A BALLYMALOE pastry chef has launched a charity calendar inspired by her Instagram baking recipe tests, with 10% of the proceeds going to the Irish Red Cross relief efforts in Ukraine.
When Beth O’Brien was asked to name her favourite recipe for chocolate cake, she didn’t really know so, with fellow chef, Mary Lamond, she began testing a selection of tried and trusted chocolate cake recipes.
From Darina Allen and Delia Smith to Nigella Lawson and Yotam Ottolenghi, Beth has been trying out their recipes, not just for chocolate cake but for a range of desserts.
She then styles the results, photographs them and shares the pictures on her Instagram page @bethcooksthings.
For the 2023 calendar, each month features one nine-recipe comparison test and photographs, as well as Beth’s own recipe inspired by the greats.
For this 26-year-old Dubliner, who initially moved to Cork three years ago to train as a chef at Ballymaloe before getting a job there after a stint baking in London and in the west of Ireland, baking is a labour of love.
But before donning her chef’s hat and apron, she did a degree in French and Spanish at Trinity College Dublin.
The idea was to have languages so that she’d have the option of travelling and cooking.
She went on to complete a Masters in food business at UCC.
“I was always interested in baking, particularly sourdough bread and French pastry. I wanted to pursue it as a career once I finished my undergraduate degree,” she says.
“It’s a hard career with long hours. The pay is usually not great. You have to work in a place that you enjoy.”
Family and friends pointed out that Beth was choosing a difficult path, but she has no regrets, insisting that she is pursuing her passion.
While many people baked bread during lockdown, causing a flour shortage, Beth says that, generally speaking, “baking isn’t the most common hobby. It’s quite exacting. It’s not like cooking dinner where you can experiment. With baking, you have to follow a recipe or you won’t get the result you want. It’s more of a science than cooking.”
Many have got into it from watching the hugely successful series, The Great British Bake-Off, which ended its most recent run a few weeks back.
It is pure entertainment. As Beth says: “It’s terrible, but we love to see people having massive baking disasters.”
But for this chef, precision is key, using the exact amount of ingredients and baking at the correct temperature.
Asked what pastry chefs she admires, she says: “I’m not just saying JR Ryall because he works in the kitchen at Ballymaloe. He’s a really talented chef and a good teacher.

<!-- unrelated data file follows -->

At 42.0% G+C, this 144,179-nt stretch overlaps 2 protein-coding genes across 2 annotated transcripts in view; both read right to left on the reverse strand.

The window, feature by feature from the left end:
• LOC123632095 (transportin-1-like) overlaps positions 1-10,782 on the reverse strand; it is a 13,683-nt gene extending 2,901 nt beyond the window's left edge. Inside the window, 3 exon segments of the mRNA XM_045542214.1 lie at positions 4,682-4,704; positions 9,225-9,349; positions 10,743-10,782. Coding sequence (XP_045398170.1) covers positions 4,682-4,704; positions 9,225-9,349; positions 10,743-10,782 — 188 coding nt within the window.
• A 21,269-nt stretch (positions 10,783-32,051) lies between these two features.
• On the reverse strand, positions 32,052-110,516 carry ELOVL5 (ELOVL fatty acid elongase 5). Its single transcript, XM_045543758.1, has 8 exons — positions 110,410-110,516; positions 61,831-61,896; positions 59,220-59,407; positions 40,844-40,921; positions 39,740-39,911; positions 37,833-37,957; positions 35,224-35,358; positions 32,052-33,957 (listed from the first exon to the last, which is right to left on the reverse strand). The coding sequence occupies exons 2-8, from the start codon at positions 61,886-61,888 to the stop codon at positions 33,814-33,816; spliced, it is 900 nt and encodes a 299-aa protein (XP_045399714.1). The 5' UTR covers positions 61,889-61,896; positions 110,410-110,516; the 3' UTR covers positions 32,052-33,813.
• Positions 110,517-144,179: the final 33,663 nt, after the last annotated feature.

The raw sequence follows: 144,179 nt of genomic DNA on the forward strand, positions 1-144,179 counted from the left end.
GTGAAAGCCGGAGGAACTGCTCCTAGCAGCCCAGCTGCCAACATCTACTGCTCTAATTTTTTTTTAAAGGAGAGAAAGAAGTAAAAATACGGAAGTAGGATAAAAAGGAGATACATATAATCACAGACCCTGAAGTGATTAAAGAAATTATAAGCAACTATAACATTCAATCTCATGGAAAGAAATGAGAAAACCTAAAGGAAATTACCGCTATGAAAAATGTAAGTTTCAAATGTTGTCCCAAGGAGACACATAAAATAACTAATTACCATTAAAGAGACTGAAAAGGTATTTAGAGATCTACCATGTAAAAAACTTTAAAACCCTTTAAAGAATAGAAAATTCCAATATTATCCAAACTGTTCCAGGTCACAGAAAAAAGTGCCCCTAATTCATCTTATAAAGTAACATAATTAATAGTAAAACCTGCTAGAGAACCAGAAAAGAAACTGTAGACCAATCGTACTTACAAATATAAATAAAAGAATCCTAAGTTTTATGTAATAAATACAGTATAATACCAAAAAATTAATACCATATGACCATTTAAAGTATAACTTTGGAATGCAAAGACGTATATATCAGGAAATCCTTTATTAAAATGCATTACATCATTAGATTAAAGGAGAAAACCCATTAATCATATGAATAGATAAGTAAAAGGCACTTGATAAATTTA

“Obviously, I admire the Allens in the Ballymaloe Cookery School. There’s a baker in the UK I really admire called Nicola Lamb and also Ravneet Gill.
“But the new domain is social media. There are a lot of freelance workers doing pop-ups as opposed to bakeries and restaurants. There’s definitely an online pastry community.
“Once you go down that rabbit hole, it’s a very interested and supportive community.”
Beth got good work experience at Pophams Bakery in London - but the hours were long.
“It was pretty tough going. I’d start work at midnight and would be there until 11am. I started there in January, 2020, so I was there for all the big lockdowns.
“I enjoyed working there, but I probably would have got more out of it if it hadn’t been for the pandemic.”
Having always wanted to work at Ballymaloe, Beth got work experience there as a student and loved it.
“Kitchens can be quite intense, but I find the kitchen in Ballymaloe is relatively chilled out. When I finished my Masters, I rang JR Ryall to see if there were any jobs going. Luckily, there was one.”
The Masters in Food Business is something that Beth undertook with a view to opening her own cafe or bakery down the line. She would like her own business within the next ten years.
“A lot of cafes are opening and then closing. It’s a really tough business.
“My plan is to spend the next five years getting experience and working in different places to see if I can find a niche that would make a good business.
“I plan to get some experience abroad and see if I can spot a trend in the market that hasn’t reached Ireland. I could come back and be ahead of the curve.”
When we spoke, Beth was in the throes of Christmas pudding production at Ballymaloe.
“We do batches of about 30 at a time. They’re sold at our November craft fair and a lot of them are for the dessert trolley at Ballymaloe.”
Beth likes the traditional Ballymaloe recipe for the festive pudding.
“It has all the fruit, bread crumbs and beef suet which is kind of controversial with the vegetarian and vegan movement.
“But it’s so delicious that there’s no point in tweaking the recipe if the original one is the best.”
The tradition is to use whiskey in the pudding.
“Or you can use whatever is in your cupboard such as rum or even liqueurs like arametto or grand marnier.”
Christmas with her family in Dublin will be a bit of a busman’s holiday for Beth, who is in charge of desserts for Christmas Day.
But she revels in it and plans to make a trifle. For the younger diners, she plans to make something light like tiramisu or Yule log. Simply delicious!
The calendar (€22) can be ordered from Beth’s Shopify Page. (bethcooksthings.myshopify.com/products/2023-calendar.